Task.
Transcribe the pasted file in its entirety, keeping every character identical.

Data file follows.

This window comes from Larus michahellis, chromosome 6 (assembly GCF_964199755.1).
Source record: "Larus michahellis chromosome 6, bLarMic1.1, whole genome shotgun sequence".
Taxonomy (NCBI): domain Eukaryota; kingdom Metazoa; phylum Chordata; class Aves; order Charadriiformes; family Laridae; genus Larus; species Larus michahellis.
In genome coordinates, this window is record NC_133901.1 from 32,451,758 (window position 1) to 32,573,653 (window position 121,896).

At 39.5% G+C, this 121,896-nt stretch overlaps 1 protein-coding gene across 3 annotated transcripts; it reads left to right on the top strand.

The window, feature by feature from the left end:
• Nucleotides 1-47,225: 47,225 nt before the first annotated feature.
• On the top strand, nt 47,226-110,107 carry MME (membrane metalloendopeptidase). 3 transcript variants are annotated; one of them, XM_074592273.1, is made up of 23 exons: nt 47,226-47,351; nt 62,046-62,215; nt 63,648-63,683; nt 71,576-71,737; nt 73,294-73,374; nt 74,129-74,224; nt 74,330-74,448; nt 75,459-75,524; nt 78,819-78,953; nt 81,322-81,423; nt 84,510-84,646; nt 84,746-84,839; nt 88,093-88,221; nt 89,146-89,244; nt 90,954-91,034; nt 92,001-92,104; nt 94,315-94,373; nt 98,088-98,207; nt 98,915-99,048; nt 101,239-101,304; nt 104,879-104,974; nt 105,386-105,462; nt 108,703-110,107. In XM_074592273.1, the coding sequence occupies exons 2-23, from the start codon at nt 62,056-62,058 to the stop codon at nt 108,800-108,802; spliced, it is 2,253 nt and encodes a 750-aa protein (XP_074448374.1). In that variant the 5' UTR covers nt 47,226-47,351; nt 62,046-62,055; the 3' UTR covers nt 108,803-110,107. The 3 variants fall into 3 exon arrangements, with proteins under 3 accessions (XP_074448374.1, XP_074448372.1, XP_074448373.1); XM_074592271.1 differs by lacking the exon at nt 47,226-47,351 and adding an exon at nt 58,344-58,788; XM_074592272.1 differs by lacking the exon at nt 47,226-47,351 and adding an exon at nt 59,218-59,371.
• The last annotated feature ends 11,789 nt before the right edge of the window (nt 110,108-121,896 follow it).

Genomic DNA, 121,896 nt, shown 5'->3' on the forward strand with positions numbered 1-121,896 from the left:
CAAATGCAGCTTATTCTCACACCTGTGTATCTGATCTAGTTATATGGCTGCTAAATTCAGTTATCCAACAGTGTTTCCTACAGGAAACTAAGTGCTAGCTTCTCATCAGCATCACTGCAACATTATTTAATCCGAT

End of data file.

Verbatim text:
This window comes from Larus michahellis, chromosome 6 (assembly GCF_964199755.1).
Source record: "Larus michahellis chromosome 6, bLarMic1.1, whole genome shotgun sequence".
Taxonomy (NCBI): domain Eukaryota; kingdom Metazoa; phylum Chordata; class Aves; order Charadriiformes; family Laridae; genus Larus; species Larus michahellis.
In genome coordinates, this window is record NC_133901.1 from 32,451,758 (window position 1) to 32,573,653 (window position 121,896).

At 39.5% G+C, this 121,896-nt stretch overlaps 1 protein-coding gene across 3 annotated transcripts; it reads left to right on the top strand.

The window, feature by feature from the left end:
• Nucleotides 1-47,225: 47,225 nt before the first annotated feature.
• On the top strand, nt 47,226-110,107 carry MME (membrane metalloendopeptidase). 3 transcript variants are annotated; one of them, XM_074592273.1, is made up of 23 exons: nt 47,226-47,351; nt 62,046-62,215; nt 63,648-63,683; nt 71,576-71,737; nt 73,294-73,374; nt 74,129-74,224; nt 74,330-74,448; nt 75,459-75,524; nt 78,819-78,953; nt 81,322-81,423; nt 84,510-84,646; nt 84,746-84,839; nt 88,093-88,221; nt 89,146-89,244; nt 90,954-91,034; nt 92,001-92,104; nt 94,315-94,373; nt 98,088-98,207; nt 98,915-99,048; nt 101,239-101,304; nt 104,879-104,974; nt 105,386-105,462; nt 108,703-110,107. In XM_074592273.1, the coding sequence occupies exons 2-23, from the start codon at nt 62,056-62,058 to the stop codon at nt 108,800-108,802; spliced, it is 2,253 nt and encodes a 750-aa protein (XP_074448374.1). In that variant the 5' UTR covers nt 47,226-47,351; nt 62,046-62,055; the 3' UTR covers nt 108,803-110,107. The 3 variants fall into 3 exon arrangements, with proteins under 3 accessions (XP_074448374.1, XP_074448372.1, XP_074448373.1); XM_074592271.1 differs by lacking the exon at nt 47,226-47,351 and adding an exon at nt 58,344-58,788; XM_074592272.1 differs by lacking the exon at nt 47,226-47,351 and adding an exon at nt 59,218-59,371.
• The last annotated feature ends 11,789 nt before the right edge of the window (nt 110,108-121,896 follow it).

Genomic DNA, 121,896 nt, shown 5'->3' on the forward strand with positions numbered 1-121,896 from the left:
CAAATGCAGCTTATTCTCACACCTGTGTATCTGATCTAGTTATATGGCTGCTAAATTCAGTTATCCAACAGTGTTTCCTACAGGAAACTAAGTGCTAGCTTCTCATCAGCATCACTGCAACATTATTTAATCCGAT